“One of the things I’d really like to do is look at fast ice conditions … to try and see which are the most vulnerable colonies, and which are more stable than others. If there are good stable ice conditions it means that maybe a colony will be successful each year” he said.
The scientists used images from three different satellites (Quickbird2, Worldview2 and Ikonos) to identify locations of emperor penguin colonies. Then they acquired more detailed imagery from Boulder-based DigitalGlobe and pansharpened the shots to differentiate between penguins, shadow and guano.
Pansharpening involves the merging of a higher-resolution panchromatic image (black and white, but sensitive to all wavelengths of light) and a lower-resolution color image to produce a single high-resolution color image. This process lowered statistical deviations between known and predicted penguin counts considerably.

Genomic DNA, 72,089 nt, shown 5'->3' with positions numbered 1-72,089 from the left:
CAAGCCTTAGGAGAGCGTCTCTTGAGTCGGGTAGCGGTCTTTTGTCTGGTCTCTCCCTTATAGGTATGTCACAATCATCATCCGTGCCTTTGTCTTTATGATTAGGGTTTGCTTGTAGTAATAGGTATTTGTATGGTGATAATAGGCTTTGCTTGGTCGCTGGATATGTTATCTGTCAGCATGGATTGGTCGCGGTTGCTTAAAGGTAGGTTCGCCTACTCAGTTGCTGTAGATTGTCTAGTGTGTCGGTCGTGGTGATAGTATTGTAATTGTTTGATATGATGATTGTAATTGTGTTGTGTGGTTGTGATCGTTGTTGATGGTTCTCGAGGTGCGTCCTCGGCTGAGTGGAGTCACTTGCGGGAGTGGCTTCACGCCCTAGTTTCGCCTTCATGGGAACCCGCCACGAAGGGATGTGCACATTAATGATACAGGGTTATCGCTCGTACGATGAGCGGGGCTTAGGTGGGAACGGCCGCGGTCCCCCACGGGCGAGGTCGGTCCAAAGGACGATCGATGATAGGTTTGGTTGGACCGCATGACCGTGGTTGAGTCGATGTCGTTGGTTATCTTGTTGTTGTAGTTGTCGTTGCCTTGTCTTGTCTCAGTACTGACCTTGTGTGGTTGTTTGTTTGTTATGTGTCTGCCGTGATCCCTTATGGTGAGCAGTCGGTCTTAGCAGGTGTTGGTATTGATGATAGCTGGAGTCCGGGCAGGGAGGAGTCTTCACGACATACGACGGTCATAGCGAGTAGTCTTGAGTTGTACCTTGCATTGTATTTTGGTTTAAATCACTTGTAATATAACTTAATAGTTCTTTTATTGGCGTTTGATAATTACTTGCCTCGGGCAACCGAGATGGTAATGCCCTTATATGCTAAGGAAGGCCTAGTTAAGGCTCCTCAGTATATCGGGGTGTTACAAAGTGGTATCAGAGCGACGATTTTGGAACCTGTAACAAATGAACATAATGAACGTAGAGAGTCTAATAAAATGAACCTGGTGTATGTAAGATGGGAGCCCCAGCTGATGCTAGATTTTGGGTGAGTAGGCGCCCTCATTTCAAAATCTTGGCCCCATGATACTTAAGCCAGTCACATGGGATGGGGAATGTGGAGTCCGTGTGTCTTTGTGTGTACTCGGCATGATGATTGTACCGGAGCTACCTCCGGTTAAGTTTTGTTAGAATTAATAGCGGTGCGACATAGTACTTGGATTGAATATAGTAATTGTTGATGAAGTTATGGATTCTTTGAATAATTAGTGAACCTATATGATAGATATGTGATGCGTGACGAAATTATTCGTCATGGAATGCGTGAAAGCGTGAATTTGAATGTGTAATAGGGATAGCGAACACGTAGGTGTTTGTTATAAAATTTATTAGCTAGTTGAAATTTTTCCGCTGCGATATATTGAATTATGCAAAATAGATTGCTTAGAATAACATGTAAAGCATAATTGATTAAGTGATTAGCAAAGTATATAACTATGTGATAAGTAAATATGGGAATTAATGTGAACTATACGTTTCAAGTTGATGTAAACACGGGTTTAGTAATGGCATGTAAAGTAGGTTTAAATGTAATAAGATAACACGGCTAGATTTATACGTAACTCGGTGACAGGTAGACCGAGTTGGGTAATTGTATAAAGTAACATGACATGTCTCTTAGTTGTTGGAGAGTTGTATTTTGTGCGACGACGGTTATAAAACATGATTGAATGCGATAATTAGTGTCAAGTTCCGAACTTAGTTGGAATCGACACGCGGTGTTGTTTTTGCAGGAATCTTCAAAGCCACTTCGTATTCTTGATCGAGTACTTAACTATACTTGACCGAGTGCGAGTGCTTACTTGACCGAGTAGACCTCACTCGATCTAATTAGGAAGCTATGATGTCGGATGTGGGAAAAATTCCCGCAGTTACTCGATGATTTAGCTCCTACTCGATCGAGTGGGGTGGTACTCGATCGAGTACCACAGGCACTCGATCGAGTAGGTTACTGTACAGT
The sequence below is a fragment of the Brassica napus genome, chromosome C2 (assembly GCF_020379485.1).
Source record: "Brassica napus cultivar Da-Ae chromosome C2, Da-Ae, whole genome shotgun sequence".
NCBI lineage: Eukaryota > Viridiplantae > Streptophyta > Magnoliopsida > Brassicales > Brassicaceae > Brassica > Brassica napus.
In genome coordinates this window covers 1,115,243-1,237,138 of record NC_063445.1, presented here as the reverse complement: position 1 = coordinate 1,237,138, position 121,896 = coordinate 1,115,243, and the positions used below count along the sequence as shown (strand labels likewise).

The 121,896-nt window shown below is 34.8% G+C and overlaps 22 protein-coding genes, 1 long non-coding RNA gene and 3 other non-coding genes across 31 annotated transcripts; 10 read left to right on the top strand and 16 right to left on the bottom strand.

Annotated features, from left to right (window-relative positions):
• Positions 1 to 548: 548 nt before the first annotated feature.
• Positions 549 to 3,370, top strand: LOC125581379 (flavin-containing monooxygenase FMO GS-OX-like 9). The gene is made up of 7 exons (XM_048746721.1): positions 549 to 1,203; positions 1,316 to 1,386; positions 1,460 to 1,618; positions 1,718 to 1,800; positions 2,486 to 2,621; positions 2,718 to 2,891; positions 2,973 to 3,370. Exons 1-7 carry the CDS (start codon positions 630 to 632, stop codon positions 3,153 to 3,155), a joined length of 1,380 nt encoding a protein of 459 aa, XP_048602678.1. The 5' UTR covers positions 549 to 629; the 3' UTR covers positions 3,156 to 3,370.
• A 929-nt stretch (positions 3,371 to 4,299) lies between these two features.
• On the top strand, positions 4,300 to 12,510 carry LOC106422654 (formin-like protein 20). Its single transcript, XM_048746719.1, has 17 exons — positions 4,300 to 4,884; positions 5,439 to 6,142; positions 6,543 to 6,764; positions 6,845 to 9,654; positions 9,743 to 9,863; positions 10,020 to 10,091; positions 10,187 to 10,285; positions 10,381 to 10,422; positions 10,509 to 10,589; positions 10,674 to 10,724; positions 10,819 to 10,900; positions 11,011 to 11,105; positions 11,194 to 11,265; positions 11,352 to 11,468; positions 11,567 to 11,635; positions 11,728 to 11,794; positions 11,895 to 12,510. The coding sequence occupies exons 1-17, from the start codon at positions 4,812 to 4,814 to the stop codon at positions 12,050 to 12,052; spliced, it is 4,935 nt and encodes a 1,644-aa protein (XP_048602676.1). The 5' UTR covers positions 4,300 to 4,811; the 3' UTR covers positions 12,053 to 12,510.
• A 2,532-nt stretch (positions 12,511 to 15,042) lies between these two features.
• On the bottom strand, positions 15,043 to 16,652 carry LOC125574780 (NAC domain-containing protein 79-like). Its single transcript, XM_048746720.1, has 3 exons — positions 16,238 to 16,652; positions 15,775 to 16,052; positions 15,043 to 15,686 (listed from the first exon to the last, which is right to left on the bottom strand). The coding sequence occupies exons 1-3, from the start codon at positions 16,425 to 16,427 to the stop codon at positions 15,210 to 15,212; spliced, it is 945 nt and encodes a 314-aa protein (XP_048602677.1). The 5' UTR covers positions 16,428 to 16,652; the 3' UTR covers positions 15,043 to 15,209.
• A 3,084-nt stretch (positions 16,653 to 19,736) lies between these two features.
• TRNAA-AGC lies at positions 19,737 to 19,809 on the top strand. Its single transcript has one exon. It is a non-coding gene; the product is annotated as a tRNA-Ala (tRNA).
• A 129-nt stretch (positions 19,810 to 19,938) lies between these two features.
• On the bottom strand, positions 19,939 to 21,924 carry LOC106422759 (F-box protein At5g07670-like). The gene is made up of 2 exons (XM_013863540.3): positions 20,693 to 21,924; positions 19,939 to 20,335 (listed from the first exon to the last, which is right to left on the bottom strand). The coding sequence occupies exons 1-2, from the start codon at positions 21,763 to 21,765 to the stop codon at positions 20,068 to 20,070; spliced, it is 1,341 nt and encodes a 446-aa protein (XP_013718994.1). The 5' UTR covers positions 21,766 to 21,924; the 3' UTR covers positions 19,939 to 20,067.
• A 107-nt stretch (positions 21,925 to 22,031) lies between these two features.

University of Minnesota biologist Michelle LaRue explained how the team used the images for their count.
“We created an algorhithm, training the computer to be able to tell the differecne between guano, ice and penguins,” she said, adding that she previously tested the technique by counting Weddell seals to show that satellite imagery is a reliable way to count populations.
“Now that we know we can do this, and how many emperor penguins there are, we can hone in a little bit,” she added.
“The methods we used are an enormous step forward in Antarctic ecology because we can conduct research safely and efficiently with little environmental impact, and determine estimates of an entire penguin population,” LaRue said.
“The implications of this study are far-reaching: we now have a cost-effective way to apply our methods to other poorly-understood species in the Antarctic, to strengthen on-going field research, and to provide accurate information for international conservation efforts.”